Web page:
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BunnyBass Interview:
Jeff Berlin
August, 2001

Every bass player should know who Jeff Berlin is. His credits include playing with a broad range of contemporary masters - George Benson, Tony WIlliams, Pat Metheny, The Becker Brothers, Toots Thielemans, Bob James, Herbie Mann, Bill Evans, John McLaughlin, Larry Coryell - the list goes on and on. He's also the director of The Players School of Music in Clearwater, Florida and continues to be known (feared!) as an iconoclast music educator. We sat down with Jeff Berlin to discuss the release of his latest CD, "In Harmony's Way," but also to talk about some of the perspectives on bass playing that have made him controversial, but also highly respected as someone who isn't afraid to speak the truth. Of course, before you can say something anything truthful, you have to dare to allow youself to think it. And because he has always taken the care to think honestly about things, we think his words deserve your serious consideration. We hope you enjoy reading this interview as much as we had this opportunity to speak to someone we both respect.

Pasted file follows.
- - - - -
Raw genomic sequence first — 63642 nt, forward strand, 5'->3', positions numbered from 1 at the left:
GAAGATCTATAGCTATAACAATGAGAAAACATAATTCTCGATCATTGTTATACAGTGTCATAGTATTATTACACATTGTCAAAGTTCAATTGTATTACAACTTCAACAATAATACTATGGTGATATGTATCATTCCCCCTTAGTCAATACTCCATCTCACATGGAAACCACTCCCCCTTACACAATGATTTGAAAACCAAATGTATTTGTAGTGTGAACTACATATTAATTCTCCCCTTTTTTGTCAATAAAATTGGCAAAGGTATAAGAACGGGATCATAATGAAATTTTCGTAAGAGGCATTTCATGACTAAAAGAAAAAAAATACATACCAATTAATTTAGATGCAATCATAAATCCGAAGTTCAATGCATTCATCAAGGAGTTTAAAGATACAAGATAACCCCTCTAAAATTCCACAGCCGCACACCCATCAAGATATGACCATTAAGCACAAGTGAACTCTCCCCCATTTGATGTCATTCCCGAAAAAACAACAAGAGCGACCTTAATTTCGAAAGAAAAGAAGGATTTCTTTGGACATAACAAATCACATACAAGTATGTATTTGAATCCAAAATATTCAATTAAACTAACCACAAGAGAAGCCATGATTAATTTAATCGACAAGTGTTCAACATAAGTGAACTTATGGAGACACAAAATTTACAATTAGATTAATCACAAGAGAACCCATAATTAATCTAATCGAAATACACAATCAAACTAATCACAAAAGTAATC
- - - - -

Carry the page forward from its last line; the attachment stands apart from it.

~ your friends at bunnybass, jon & mimi

bunnybass:  You were very well known as a bassist before your interests in education became public. Lots of "famous" bass players teach. But why did it become such an important aspect of your life?

Jeff Berlin:  It sort of happened without my planning it. I came from a time in music where there were practically no bass players with technique. It was Jaco, Stanley, and myself (these days EVERYBODY has fantastic technique, but that's another story). Over time, people began to ask me how I did it. Players wanted to study with me and tap into what I knew about music and my instrument. The final result of my teaching skills was the beginning of The Players School of Music in Clearwater [Florida]. I wanted to make a truly meaningful educational situation for guitar players, bass players, drummers and keyboard players. The final impetus to start this school was the diagnosis of my son with lymphoma. While he was receiving his treatments, I decided not to go on the road anymore until he recovered completely from his illness. In order to make a living, I put everything into The Players School. I wanted to make a school that offered players great musical information in an intimate setting. One complaint that I kept hearing from other players was that they sometimes felt lost within the larger school systems. Hearing this inspired me to make an intimate learning environment. This story ended with my son recovering from his cancer, The Players School continuing to grow every year, and my bass career getting bigger all the time.